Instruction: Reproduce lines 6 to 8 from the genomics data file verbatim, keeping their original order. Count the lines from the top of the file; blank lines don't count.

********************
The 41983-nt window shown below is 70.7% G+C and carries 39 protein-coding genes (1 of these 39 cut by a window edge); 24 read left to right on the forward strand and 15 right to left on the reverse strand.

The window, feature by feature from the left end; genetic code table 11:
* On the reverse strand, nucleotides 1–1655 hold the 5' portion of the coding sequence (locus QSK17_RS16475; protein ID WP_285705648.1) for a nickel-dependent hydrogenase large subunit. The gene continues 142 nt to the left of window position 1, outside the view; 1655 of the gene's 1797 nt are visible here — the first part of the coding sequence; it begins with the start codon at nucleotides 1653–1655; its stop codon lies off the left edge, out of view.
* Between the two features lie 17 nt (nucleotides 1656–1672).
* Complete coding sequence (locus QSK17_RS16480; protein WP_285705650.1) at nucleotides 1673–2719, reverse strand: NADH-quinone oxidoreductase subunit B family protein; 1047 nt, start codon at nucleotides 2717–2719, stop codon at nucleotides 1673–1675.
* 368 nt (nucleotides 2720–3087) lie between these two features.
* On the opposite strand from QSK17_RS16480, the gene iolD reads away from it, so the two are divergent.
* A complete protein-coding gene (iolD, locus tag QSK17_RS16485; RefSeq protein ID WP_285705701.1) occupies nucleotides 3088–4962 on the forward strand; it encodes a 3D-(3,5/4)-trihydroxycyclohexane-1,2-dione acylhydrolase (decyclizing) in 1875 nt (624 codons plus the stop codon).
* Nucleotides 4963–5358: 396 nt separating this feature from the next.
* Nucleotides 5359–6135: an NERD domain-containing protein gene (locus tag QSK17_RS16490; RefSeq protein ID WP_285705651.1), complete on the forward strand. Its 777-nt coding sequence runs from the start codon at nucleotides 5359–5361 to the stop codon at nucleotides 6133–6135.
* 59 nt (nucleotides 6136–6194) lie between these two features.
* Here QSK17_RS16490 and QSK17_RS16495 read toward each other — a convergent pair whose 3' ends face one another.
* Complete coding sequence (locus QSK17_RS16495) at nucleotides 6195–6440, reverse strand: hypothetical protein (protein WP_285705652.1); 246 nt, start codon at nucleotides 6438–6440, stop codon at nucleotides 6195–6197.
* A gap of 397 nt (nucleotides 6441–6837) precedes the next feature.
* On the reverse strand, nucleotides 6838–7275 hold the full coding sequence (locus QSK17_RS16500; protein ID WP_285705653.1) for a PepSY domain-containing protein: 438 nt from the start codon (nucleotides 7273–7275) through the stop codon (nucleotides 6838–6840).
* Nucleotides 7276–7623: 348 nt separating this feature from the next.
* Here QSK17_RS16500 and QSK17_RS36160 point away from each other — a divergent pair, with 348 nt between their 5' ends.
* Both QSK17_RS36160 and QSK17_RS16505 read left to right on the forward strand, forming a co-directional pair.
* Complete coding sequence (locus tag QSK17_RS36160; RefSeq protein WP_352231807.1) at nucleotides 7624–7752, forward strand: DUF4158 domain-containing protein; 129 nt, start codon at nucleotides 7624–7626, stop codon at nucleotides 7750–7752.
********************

* 368 nt (nucleotides 2720–3087) lie between these two features.
* On the opposite strand from QSK17_RS16480, the gene iolD reads away from it, so the two are divergent.
* A complete protein-coding gene (iolD, locus tag QSK17_RS16485; RefSeq protein ID WP_285705701.1) occupies nucleotides 3088–4962 on the forward strand; it encodes a 3D-(3,5/4)-trihydroxycyclohexane-1,2-dione acylhydrolase (decyclizing) in 1875 nt (624 codons plus the stop codon).